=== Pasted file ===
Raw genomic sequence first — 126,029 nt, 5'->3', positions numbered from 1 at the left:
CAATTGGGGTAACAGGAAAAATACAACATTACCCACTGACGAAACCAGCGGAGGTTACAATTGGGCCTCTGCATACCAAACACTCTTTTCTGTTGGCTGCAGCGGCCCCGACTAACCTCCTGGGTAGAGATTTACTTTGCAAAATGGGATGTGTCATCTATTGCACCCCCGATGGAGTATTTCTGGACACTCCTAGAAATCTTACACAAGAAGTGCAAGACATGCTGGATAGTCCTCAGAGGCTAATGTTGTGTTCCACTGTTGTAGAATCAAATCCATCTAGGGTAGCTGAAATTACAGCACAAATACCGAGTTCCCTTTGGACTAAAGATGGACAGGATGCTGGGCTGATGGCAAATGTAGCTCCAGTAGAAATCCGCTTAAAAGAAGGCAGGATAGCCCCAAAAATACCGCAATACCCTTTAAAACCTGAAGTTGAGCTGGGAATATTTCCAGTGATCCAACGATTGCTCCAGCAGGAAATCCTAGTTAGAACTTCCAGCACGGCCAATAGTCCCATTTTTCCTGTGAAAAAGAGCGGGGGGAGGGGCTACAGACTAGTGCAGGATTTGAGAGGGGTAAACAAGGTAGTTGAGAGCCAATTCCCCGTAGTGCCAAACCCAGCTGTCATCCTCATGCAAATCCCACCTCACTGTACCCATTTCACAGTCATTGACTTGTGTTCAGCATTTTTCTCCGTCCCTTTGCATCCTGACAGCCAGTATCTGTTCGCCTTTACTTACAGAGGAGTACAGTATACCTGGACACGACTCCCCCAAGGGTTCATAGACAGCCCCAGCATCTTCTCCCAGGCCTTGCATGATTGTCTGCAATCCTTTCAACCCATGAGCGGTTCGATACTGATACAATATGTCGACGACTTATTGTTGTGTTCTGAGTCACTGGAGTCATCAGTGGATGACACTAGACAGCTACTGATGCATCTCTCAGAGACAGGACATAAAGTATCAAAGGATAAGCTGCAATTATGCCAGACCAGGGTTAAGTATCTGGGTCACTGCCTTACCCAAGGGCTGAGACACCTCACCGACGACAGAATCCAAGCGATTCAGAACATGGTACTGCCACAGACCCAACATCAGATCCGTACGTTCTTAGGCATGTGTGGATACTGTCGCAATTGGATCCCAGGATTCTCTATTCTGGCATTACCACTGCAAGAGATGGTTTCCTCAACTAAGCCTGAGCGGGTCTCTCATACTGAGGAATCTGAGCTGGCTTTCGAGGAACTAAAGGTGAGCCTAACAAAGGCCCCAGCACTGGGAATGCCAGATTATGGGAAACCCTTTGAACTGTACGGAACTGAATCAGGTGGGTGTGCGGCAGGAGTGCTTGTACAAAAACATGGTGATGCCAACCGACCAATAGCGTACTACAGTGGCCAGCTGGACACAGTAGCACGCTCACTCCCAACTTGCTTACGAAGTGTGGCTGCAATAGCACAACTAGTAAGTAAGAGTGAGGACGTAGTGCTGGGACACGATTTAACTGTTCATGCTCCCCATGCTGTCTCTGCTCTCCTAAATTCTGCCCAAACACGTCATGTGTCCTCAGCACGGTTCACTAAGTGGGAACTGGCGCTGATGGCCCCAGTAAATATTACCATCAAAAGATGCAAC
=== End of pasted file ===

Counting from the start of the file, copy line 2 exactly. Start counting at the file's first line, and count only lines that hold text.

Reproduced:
CAATTGGGGTAACAGGAAAAATACAACATTACCCACTGACGAAACCAGCGGAGGTTACAATTGGGCCTCTGCATACCAAACACTCTTTTCTGTTGGCTGCAGCGGCCCCGACTAACCTCCTGGGTAGAGATTTACTTTGCAAAATGGGATGTGTCATCTATTGCACCCCCGATGGAGTATTTCTGGACACTCCTAGAAATCTTACACAAGAAGTGCAAGACATGCTGGATAGTCCTCAGAGGCTAATGTTGTGTTCCACTGTTGTAGAATCAAATCCATCTAGGGTAGCTGAAATTACAGCACAAATACCGAGTTCCCTTTGGACTAAAGATGGACAGGATGCTGGGCTGATGGCAAATGTAGCTCCAGTAGAAATCCGCTTAAAAGAAGGCAGGATAGCCCCAAAAATACCGCAATACCCTTTAAAACCTGAAGTTGAGCTGGGAATATTTCCAGTGATCCAACGATTGCTCCAGCAGGAAATCCTAGTTAGAACTTCCAGCACGGCCAATAGTCCCATTTTTCCTGTGAAAAAGAGCGGGGGGAGGGGCTACAGACTAGTGCAGGATTTGAGAGGGGTAAACAAGGTAGTTGAGAGCCAATTCCCCGTAGTGCCAAACCCAGCTGTCATCCTCATGCAAATCCCACCTCACTGTACCCATTTCACAGTCATTGACTTGTGTTCAGCATTTTTCTCCGTCCCTTTGCATCCTGACAGCCAGTATCTGTTCGCCTTTACTTACAGAGGAGTACAGTATACCTGGACACGACTCCCCCAAGGGTTCATAGACAGCCCCAGCATCTTCTCCCAGGCCTTGCATGATTGTCTGCAATCCTTTCAACCCATGAGCGGTTCGATACTGATACAATATGTCGACGACTTATTGTTGTGTTCTGAGTCACTGGAGTCATCAGTGGATGACACTAGACAGCTACTGATGCATCTCTCAGAGACAGGACATAAAGTATCAAAGGATAAGCTGCAATTATGCCAGACCAGGGTTAAGTATCTGGGTCACTGCCTTACCCAAGGGCTGAGACACCTCACCGACGACAGAATCCAAGCGATTCAGAACATGGTACTGCCACAGACCCAACATCAGATCCGTACGTTCTTAGGCATGTGTGGATACTGTCGCAATTGGATCCCAGGATTCTCTATTCTGGCATTACCACTGCAAGAGATGGTTTCCTCAACTAAGCCTGAGCGGGTCTCTCATACTGAGGAATCTGAGCTGGCTTTCGAGGAACTAAAGGTGAGCCTAACAAAGGCCCCAGCACTGGGAATGCCAGATTATGGGAAACCCTTTGAACTGTACGGAACTGAATCAGGTGGGTGTGCGGCAGGAGTGCTTGTACAAAAACATGGTGATGCCAACCGACCAATAGCGTACTACAGTGGCCAGCTGGACACAGTAGCACGCTCACTCCCAACTTGCTTACGAAGTGTGGCTGCAATAGCACAACTAGTAAGTAAGAGTGAGGACGTAGTGCTGGGACACGATTTAACTGTTCATGCTCCCCATGCTGTCTCTGCTCTCCTAAATTCTGCCCAAACACGTCATGTGTCCTCAGCACGGTTCACTAAGTGGGAACTGGCGCTGATGGCCCCAGTAAATATTACCATCAAAAGATGCAAC